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The American Century: Varieties of Culture in Modern Times Hardcover – April, 1997
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Norman Cantor writes as if he were present for each event and movement, both large and small, since 1900, so clear is his analysis of society, culture, and politics. In this massive book Cantor tackles seemingly everything--whether modernism, folk music, psychoanalysis, or the atomic bomb--placing each in its proper context while cleverly intertwining themes and drawing intriguing comparisons. A distinguished scholar of history, sociology, and comparative history, Cantor deftly incorporates a staggering amount of information and observations into a coherent package that will challenges readers' perceptions and ideas. Spiced with wit and wisdom, The American Century is at turns brilliant, controversial, and fascinating.
From Library Journal
A revised and expanded version of Twentieth Century Culture, Modernism to Deconstruction (Lang, 1988), this is a wonderful summing up of Western civilization in the 20th century, with fascinating chapters on modernism, psychoanalysis, Marxism, fascism, and Postmodernism. This should be in all public and college libraries.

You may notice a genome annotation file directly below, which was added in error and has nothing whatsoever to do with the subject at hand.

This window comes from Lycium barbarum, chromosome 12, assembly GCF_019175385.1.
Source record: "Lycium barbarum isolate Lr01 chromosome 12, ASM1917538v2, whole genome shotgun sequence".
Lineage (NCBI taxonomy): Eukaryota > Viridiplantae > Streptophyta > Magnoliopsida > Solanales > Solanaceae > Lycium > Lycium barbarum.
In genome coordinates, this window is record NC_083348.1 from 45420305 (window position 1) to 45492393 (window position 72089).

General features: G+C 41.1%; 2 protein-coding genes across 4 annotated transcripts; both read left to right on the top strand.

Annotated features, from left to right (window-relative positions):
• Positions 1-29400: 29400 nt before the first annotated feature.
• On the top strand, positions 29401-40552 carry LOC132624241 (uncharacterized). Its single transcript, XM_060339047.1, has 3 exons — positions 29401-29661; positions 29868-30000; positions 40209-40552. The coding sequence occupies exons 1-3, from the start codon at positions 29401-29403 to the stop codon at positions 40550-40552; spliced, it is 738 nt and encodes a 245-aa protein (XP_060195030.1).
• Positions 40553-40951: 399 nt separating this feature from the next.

Copyright 1999 Reed Business Information, Inc.
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Top Customer Reviews
My complaint is that the author appears seriously misinformed on some of the scientific subjects about which he writes. Granted, Cantor is not a natural scientist, and the book is not primarily about science. Still, what he chooses to include about chemistry and physics ought to be correct. For example (p. 19), Cantor is completely mistaken about the role of the periodic table in modern chemistry (or, as he would have it, the lack of a role); he even gives the wrong date for its discovery (no later than 1869, not 1890 as stated). I can be less categorical about a quotation of Einstein's purporting to show that Einstein knew his theory of relativity was akin to philosophical relativism; however, based on the content and date of the quote (1928) and on my knowledge that relativity retains the principle of causality, I think the quote is much more likely to be about quantum mechanics, about which Einstein (as Cantor notes) had serious misgivings.
Rather than belabor examples, I'll close by stating that these errors undermined the book's authority in my eyes. Granted, a book as opinionated as this generates a healthy skepticism in any critical reader: that is part of the book's attraction and, I assume, part of the author's intent. But by writing inaccurately about matters I know about (I am a chemist), Cantor makes me wonder which, if any, of the other subjects reflect similar misinformation.
My time today was not wasted - but beware.